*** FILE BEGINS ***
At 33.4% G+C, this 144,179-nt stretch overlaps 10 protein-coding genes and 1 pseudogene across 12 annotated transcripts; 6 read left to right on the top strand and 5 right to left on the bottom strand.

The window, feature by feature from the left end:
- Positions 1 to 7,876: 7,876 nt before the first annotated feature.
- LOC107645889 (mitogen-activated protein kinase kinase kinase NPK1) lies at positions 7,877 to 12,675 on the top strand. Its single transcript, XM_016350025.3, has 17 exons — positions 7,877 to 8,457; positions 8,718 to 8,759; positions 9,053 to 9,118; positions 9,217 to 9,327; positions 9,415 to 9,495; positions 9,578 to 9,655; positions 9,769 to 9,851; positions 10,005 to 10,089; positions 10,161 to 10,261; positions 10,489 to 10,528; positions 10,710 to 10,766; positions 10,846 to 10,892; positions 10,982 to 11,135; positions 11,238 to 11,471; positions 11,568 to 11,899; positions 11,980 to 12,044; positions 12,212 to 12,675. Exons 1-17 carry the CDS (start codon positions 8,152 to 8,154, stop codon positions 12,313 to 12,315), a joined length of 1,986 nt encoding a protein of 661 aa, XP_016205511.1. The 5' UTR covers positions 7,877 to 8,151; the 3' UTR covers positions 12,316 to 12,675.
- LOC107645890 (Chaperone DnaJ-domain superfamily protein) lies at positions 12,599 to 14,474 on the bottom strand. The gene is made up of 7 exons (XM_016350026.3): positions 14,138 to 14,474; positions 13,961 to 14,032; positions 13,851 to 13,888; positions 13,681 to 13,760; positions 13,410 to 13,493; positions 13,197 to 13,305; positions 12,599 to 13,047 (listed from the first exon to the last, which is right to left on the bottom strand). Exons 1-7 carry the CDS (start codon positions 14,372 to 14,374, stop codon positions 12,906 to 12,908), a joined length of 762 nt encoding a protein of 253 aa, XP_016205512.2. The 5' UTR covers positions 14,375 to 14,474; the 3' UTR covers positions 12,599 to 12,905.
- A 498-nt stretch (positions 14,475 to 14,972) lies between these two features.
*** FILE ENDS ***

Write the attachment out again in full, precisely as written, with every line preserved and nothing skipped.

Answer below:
At 33.4% G+C, this 144,179-nt stretch overlaps 10 protein-coding genes and 1 pseudogene across 12 annotated transcripts; 6 read left to right on the top strand and 5 right to left on the bottom strand.

The window, feature by feature from the left end:
- Positions 1 to 7,876: 7,876 nt before the first annotated feature.
- LOC107645889 (mitogen-activated protein kinase kinase kinase NPK1) lies at positions 7,877 to 12,675 on the top strand. Its single transcript, XM_016350025.3, has 17 exons — positions 7,877 to 8,457; positions 8,718 to 8,759; positions 9,053 to 9,118; positions 9,217 to 9,327; positions 9,415 to 9,495; positions 9,578 to 9,655; positions 9,769 to 9,851; positions 10,005 to 10,089; positions 10,161 to 10,261; positions 10,489 to 10,528; positions 10,710 to 10,766; positions 10,846 to 10,892; positions 10,982 to 11,135; positions 11,238 to 11,471; positions 11,568 to 11,899; positions 11,980 to 12,044; positions 12,212 to 12,675. Exons 1-17 carry the CDS (start codon positions 8,152 to 8,154, stop codon positions 12,313 to 12,315), a joined length of 1,986 nt encoding a protein of 661 aa, XP_016205511.1. The 5' UTR covers positions 7,877 to 8,151; the 3' UTR covers positions 12,316 to 12,675.
- LOC107645890 (Chaperone DnaJ-domain superfamily protein) lies at positions 12,599 to 14,474 on the bottom strand. The gene is made up of 7 exons (XM_016350026.3): positions 14,138 to 14,474; positions 13,961 to 14,032; positions 13,851 to 13,888; positions 13,681 to 13,760; positions 13,410 to 13,493; positions 13,197 to 13,305; positions 12,599 to 13,047 (listed from the first exon to the last, which is right to left on the bottom strand). Exons 1-7 carry the CDS (start codon positions 14,372 to 14,374, stop codon positions 12,906 to 12,908), a joined length of 762 nt encoding a protein of 253 aa, XP_016205512.2. The 5' UTR covers positions 14,375 to 14,474; the 3' UTR covers positions 12,599 to 12,905.
- A 498-nt stretch (positions 14,475 to 14,972) lies between these two features.